See-saw action shows stocks still on shaky ground
Stocktake: Why you should delete your investing app from your smartphone
Yields between 2 and 3 per cent represent the “sweet spot” for stocks, Merrill Lynch cautioned in a report last week. Photograph: iStock
Stocks have rebounded nicely since the heavy selling in early February, recently enjoying their biggest weekly gain in five years. But last Wednesday’s see-saw action following the release of minutes from the latest Federal Reserve meeting was a reminder things are likely to stay shaky for some time yet.
The S&P 500 initially spiked higher, taking succour from the Fed’s upbeat take on the economy, before renewed uncertainty surrounding the effect of increased rate hikes and rising bond yields – 10-year US yields almost touched the much-watched 3 per cent level for the first time in four years – catalysed a sharp U-turn. Yields between 2 and 3 per cent represent the “sweet spot” for stocks, Merrill Lynch cautioned in a report last week. Art Cashin of UBS went further, referring to fears that “all hell will break loose” if yields top 3 per cent. That’s hyperbole – there is, as Merrill put it, “no magic number”.
Still, it’s reasonable to assume last year’s abnormally low volatility is not returning any time soon. As Ritholtz Wealth Management’s Michael Batnick points out, volatility tends to cluster. Things can be quiet for years, but when volatility eventually erupts, it sticks around for a while. Large price changes follow large price changes, says Batnick. “Nobody knows when or how or why stocks will return to a period of small changes, but it’s very clear what sort of regime we’re in today.”
Should traders catch the falling knife?
Amateur traders might be wondering how best to handle the recent volatility. Should you buy on weakness? Or should you wait for the dust to settle before diving back into stocks? Many think it’s too dangerous to catch a falling knife, but the evidence suggests otherwise, says PastStat blogger and quantitative trader Kora Reddy.
He tested the profitability of two simple trading strategies. The first bought the S&P 500 when the index closed below its 50-day moving average (DMA) and exited when it crossed above its 50-DMA; the second strategy did the opposite, buying when the index crossed back above its 50-DMA and exiting when it closed below its 50-DMA.
Since 2000, you’d have bagged roughly 80 per cent of all market gains by adopting the “buy low” strategy, even though you’d only have been invested one-third of the time. In other words, the “buy low” strategy generated average daily returns almost eight times greater than the trend-following approach. Disciplined traders should not be afraid to “go aggressive”, says Reddy.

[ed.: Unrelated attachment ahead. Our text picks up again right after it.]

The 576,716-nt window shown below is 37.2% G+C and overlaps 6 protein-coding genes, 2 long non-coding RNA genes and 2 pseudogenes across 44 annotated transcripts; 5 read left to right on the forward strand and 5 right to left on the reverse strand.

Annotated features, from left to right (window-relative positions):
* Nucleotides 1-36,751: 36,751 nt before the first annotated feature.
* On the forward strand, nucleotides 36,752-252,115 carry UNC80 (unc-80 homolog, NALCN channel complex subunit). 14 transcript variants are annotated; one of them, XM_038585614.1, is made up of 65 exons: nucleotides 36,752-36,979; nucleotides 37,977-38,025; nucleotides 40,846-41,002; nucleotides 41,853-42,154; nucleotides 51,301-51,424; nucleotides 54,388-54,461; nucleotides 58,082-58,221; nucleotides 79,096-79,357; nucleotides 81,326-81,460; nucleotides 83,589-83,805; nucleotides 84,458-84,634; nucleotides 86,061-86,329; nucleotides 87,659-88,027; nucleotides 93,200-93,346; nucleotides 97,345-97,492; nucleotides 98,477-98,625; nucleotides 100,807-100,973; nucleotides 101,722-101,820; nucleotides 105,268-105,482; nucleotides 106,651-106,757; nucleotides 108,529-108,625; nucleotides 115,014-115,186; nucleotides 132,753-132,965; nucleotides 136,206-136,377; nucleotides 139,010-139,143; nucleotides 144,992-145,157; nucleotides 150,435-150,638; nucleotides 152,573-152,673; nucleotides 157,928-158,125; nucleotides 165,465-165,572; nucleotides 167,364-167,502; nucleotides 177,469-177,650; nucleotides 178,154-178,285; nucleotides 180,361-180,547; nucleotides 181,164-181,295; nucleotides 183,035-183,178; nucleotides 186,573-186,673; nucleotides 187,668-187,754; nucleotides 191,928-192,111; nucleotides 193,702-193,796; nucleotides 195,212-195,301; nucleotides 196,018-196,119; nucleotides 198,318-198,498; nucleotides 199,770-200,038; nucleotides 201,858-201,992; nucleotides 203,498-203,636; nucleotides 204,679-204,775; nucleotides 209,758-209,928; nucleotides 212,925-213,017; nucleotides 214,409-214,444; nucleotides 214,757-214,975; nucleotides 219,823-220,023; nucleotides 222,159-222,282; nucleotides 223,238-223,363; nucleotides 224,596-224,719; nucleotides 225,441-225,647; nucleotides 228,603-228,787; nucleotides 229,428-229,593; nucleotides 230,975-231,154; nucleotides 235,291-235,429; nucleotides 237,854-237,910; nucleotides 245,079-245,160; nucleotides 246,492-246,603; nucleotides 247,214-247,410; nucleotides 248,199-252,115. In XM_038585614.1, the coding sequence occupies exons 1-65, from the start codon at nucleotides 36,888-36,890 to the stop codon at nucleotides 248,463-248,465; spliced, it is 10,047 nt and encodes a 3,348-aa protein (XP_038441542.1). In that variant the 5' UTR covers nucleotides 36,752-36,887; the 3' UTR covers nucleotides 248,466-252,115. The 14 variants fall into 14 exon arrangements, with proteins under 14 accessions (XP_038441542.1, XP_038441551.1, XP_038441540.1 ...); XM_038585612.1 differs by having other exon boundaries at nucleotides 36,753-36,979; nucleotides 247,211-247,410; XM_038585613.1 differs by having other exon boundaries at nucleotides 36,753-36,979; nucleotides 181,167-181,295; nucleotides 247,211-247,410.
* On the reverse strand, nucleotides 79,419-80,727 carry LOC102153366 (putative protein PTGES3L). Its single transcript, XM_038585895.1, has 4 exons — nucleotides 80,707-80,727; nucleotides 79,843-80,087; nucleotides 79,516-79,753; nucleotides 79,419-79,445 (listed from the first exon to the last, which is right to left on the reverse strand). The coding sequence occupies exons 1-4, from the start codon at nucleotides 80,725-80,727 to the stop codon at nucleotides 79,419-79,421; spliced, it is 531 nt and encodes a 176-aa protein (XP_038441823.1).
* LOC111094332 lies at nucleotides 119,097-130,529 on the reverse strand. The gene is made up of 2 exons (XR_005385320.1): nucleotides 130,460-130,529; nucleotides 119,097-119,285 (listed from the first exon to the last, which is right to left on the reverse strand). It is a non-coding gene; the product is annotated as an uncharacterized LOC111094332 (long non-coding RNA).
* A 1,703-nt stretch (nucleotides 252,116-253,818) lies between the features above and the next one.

As for investors looking to build long-term wealth, his advice is simple: “for heaven’s sake, do not get out of the market” at the first hint of weakness.
Investing apps can be dangerous
A piece of friendly advice – if you have an investing app on your smartphone, delete it. Heavy traffic from panicked customers resulted in website crashes and all kinds of technical difficulties at a variety of major financial firms, including Vanguard, Fidelity, Betterment, TD Ameritrade and Schwab, earlier this month. TD Ameritrade reported “unprecedented client activity”, although the outages weren’t driven purely by hyperactive clients eager to trade.
Rather, many smartphone users were logging into their investment accounts to check their balances and to see what kind of damage had been inflicted. Firms like Vanguard and Betterment are primarily used by long-term investors looking to build up retirement accounts.
The problem, as Vanguard cautioned last week, is it’s never been easier to get immediate market updates and to feel “impelled to act” when markets turn south. Research conducted by Nobel economist Richard Thaler confirms investors become much too cautious when they frequently check their portfolio. The best way to resist temptation is to avoid it; rather than relying on your willpower, just delete those apps.
Forget bonds: buy wine
“Investments of passion” like wine, fine art, violins and stamps bring financial as well as emotional rewards, according to the latest Credit Suisse Global Investment Returns Yearbook.
The yearbook looks at data stretching back as far as 1900, making it the “broadest study ever published on the long-term rewards from private-wealth assets”. Over the entire period, the average collectible rose 30-fold in real terms, generating inflation-adjusted annual returns of 2.9 per cent.
Wine was the big winner, returning 3.7 per cent annually, although the returns from art (1.9 per cent) were more psychic than financial. Unsurprisingly, global stocks did better, generating annual real returns of 5.2 per cent, but collectors won’t be disappointed by the data. Firstly, collectibles delivered better annual returns than bonds (2 per cent) over the last 118 years.
Secondly, owners typically hold such assets for generations and only pay tax when selling. This tax saving, the yearbook estimates, means they actually outperformed British equities over the last century. Finally, there is the “emotional dividend”. Mind you, you could argue stocks bring more excitement than stamps, but each to their own.